JD: You've released two various artists albums, could you talk about those?

AJ: Trans-Genre is open to all forms of art, performance art, or visual art, the whole spectrum, and if it lies within the creative spectrum, we want it to be a part of what we're doing. But as a musician my mind kind of goes there, so the first thing that seemed like the next step to was to create a compilation that featured all of these artists that I was finding, who were amazing, and allow people to be able to be able to have a variety or broader spectrum of what's coming from our community out there, in a physical form and not just online. So our first compilation featured about 14 audio tracks, and we also accepted visual art from artists for things like the CD, and the CD insert, the cover, back and that stuff, so that we could incorporate into that compilation as well.

And that went really well. We had some submissions and everybody that submitted was included, and through working with the Road Show we toured a lot and were able to distribute that across the country. And so about a year and a half later we came out with our second compilation, which featured 19 audio tracks and over 25 artists from our community. And it's always a really exciting process. I tell people a lot, I get to come home from an eight-hour day of stocking shelves at a grocery store, cause I have a day job like everybody else, and I'll find a submission in my inbox and it's something I know very few people will have ever heard before, and it's so amazing and so beautiful and mind-blowing. It's been a really exciting and fulfilling process to be able to take that, put it together in these compilations and get it out to people. I've received a lot of really positive feedback, which has also been very nice.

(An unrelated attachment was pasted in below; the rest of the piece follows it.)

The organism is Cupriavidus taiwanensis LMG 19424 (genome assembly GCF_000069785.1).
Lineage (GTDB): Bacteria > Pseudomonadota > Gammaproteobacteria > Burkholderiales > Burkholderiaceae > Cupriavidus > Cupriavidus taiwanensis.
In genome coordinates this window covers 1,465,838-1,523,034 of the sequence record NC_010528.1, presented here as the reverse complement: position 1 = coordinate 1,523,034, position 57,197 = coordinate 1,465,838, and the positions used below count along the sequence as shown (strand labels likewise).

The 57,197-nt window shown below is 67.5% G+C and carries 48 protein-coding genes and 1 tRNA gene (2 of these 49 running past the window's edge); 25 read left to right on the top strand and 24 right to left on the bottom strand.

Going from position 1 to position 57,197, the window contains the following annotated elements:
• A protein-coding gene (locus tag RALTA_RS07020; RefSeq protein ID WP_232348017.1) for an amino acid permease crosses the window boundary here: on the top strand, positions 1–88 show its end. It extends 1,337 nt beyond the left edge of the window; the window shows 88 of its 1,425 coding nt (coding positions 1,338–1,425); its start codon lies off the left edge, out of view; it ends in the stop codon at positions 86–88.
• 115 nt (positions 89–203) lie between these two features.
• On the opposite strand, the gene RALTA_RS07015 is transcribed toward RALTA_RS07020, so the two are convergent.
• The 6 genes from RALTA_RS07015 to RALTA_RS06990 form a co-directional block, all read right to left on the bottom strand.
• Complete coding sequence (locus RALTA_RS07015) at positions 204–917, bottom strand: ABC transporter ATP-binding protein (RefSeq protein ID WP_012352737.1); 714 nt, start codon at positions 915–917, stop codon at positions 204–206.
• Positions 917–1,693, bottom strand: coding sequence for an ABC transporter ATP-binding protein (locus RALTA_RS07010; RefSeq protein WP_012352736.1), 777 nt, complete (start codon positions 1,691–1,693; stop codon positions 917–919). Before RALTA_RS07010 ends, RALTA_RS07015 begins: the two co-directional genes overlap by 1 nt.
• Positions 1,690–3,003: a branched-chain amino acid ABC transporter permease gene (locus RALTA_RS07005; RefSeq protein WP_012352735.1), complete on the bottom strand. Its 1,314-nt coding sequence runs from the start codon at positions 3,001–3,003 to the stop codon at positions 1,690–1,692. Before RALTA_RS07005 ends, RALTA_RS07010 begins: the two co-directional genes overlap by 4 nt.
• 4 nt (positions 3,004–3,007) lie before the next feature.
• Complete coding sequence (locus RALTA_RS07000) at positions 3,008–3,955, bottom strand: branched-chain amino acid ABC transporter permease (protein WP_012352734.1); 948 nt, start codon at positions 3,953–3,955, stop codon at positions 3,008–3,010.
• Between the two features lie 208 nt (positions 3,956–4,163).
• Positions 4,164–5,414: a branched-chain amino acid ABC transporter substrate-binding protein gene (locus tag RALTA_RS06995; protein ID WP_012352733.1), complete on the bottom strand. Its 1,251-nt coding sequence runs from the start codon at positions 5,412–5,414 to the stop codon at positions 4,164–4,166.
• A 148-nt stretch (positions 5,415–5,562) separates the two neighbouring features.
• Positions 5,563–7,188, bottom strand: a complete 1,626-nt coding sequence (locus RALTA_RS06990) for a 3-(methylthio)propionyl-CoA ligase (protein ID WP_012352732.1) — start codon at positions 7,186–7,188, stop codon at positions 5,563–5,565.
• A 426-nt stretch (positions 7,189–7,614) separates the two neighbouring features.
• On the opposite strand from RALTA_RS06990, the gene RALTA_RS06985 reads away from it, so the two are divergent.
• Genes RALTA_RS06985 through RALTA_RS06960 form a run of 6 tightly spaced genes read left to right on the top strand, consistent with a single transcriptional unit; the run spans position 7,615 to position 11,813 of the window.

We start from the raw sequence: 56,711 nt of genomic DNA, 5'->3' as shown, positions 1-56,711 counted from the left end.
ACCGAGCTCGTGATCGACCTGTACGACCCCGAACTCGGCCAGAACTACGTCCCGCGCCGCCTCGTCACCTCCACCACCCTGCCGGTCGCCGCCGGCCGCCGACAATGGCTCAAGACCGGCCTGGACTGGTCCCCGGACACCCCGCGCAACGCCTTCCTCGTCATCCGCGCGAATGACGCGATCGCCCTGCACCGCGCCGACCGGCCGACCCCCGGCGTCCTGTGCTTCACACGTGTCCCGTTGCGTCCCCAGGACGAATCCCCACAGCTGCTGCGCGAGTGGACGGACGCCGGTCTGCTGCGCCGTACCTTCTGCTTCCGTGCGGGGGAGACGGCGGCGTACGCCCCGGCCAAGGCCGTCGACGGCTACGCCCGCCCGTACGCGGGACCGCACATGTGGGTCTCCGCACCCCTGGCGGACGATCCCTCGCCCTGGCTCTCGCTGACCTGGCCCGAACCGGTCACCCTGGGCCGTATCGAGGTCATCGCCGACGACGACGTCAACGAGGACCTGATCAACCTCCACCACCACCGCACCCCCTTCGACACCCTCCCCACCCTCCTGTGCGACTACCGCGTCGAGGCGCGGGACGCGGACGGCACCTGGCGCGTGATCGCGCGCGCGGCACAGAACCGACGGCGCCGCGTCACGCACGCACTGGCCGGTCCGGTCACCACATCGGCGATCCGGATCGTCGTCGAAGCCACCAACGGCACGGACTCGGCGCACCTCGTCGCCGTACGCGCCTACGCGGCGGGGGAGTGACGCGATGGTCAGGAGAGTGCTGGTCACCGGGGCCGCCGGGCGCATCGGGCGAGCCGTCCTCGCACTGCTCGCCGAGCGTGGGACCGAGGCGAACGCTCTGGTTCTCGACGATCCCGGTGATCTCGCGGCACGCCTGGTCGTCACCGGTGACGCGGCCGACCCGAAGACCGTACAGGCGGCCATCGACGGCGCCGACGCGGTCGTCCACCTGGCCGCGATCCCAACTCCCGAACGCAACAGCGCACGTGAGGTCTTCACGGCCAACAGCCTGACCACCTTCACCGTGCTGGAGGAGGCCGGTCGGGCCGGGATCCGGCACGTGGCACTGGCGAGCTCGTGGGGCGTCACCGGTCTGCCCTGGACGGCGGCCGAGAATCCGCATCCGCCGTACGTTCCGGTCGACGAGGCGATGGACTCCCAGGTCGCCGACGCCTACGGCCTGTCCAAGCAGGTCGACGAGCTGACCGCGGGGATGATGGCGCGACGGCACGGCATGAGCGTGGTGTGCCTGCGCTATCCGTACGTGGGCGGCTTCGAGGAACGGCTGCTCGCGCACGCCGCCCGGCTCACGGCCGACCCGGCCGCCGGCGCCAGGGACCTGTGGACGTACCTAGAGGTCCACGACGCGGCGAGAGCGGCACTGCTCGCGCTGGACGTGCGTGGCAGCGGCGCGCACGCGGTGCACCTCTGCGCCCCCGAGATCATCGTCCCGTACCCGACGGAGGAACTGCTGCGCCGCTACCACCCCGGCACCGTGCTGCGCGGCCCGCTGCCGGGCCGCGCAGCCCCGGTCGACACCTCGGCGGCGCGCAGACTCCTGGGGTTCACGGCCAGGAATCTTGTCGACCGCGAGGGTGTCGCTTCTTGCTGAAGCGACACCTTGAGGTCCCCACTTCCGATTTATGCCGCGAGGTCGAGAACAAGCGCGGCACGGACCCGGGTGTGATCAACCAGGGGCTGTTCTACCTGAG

Let's take a break and hear another track from the two albums. Again, the albums are simply called "Trans-Fusions" Volumes 1 and 2, and I'm going to try to fit into this segment as many artists from them as I can. So next up is Red Durkin, who I discovered several years ago when I found on YouTube her selection of video blogs, which are thought-inspiring mini-discussions of trans issues. And some of them have found their way to music, as in this track, called "Queers Snack."

Red Durkin - Queers Snack (2007)

JD: What was the hardest part about these two albums, to make them happen?

AJ: Well, it's always a matter of resources, really, I don't have any outside funding. I'm doing this all out of my pocket, and I've pretty much been doing it by myself, and so like it's a matter of having enough money to pay for all the CDs upfront, and whether or not we'll break even. We usually break a little under even, but we make a lot of progress, which I think is more than breaking even. Other than that it's pretty easy. It's pretty easy and pretty amazing. People have been very willing to share their music and their stories, and very willing to work with the fact that we're not the kind of project that has money that can pay them for that, but we are the kind of project that has the drive to push it out there, further than even we can imagine.